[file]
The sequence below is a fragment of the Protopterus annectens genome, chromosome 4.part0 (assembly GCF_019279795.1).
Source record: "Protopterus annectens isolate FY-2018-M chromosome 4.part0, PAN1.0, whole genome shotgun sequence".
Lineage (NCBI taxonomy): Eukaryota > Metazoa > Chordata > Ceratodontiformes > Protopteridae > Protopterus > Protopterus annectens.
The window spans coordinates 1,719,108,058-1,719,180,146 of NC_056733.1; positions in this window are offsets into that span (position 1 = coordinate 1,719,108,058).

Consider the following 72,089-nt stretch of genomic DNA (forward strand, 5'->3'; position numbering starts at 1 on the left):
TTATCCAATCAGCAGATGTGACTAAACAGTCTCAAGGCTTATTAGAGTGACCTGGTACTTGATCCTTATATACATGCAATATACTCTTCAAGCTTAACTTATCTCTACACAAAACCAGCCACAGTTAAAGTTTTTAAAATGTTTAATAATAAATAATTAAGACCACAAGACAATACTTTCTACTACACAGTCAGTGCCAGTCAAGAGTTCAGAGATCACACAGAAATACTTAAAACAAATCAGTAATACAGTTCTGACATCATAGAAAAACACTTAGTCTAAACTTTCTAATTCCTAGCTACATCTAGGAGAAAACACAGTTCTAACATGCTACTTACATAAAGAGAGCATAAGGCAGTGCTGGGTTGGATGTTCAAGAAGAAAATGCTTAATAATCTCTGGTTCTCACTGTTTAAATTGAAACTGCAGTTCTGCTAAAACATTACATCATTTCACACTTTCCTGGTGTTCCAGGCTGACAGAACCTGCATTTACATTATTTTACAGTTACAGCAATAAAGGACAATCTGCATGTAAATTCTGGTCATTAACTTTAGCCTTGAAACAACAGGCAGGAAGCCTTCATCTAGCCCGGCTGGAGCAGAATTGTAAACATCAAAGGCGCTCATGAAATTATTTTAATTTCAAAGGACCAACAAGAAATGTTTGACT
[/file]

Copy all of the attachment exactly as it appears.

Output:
The sequence below is a fragment of the Protopterus annectens genome, chromosome 4.part0 (assembly GCF_019279795.1).
Source record: "Protopterus annectens isolate FY-2018-M chromosome 4.part0, PAN1.0, whole genome shotgun sequence".
Lineage (NCBI taxonomy): Eukaryota > Metazoa > Chordata > Ceratodontiformes > Protopteridae > Protopterus > Protopterus annectens.
The window spans coordinates 1,719,108,058-1,719,180,146 of NC_056733.1; positions in this window are offsets into that span (position 1 = coordinate 1,719,108,058).

Consider the following 72,089-nt stretch of genomic DNA (forward strand, 5'->3'; position numbering starts at 1 on the left):
TTATCCAATCAGCAGATGTGACTAAACAGTCTCAAGGCTTATTAGAGTGACCTGGTACTTGATCCTTATATACATGCAATATACTCTTCAAGCTTAACTTATCTCTACACAAAACCAGCCACAGTTAAAGTTTTTAAAATGTTTAATAATAAATAATTAAGACCACAAGACAATACTTTCTACTACACAGTCAGTGCCAGTCAAGAGTTCAGAGATCACACAGAAATACTTAAAACAAATCAGTAATACAGTTCTGACATCATAGAAAAACACTTAGTCTAAACTTTCTAATTCCTAGCTACATCTAGGAGAAAACACAGTTCTAACATGCTACTTACATAAAGAGAGCATAAGGCAGTGCTGGGTTGGATGTTCAAGAAGAAAATGCTTAATAATCTCTGGTTCTCACTGTTTAAATTGAAACTGCAGTTCTGCTAAAACATTACATCATTTCACACTTTCCTGGTGTTCCAGGCTGACAGAACCTGCATTTACATTATTTTACAGTTACAGCAATAAAGGACAATCTGCATGTAAATTCTGGTCATTAACTTTAGCCTTGAAACAACAGGCAGGAAGCCTTCATCTAGCCCGGCTGGAGCAGAATTGTAAACATCAAAGGCGCTCATGAAATTATTTTAATTTCAAAGGACCAACAAGAAATGTTTGACT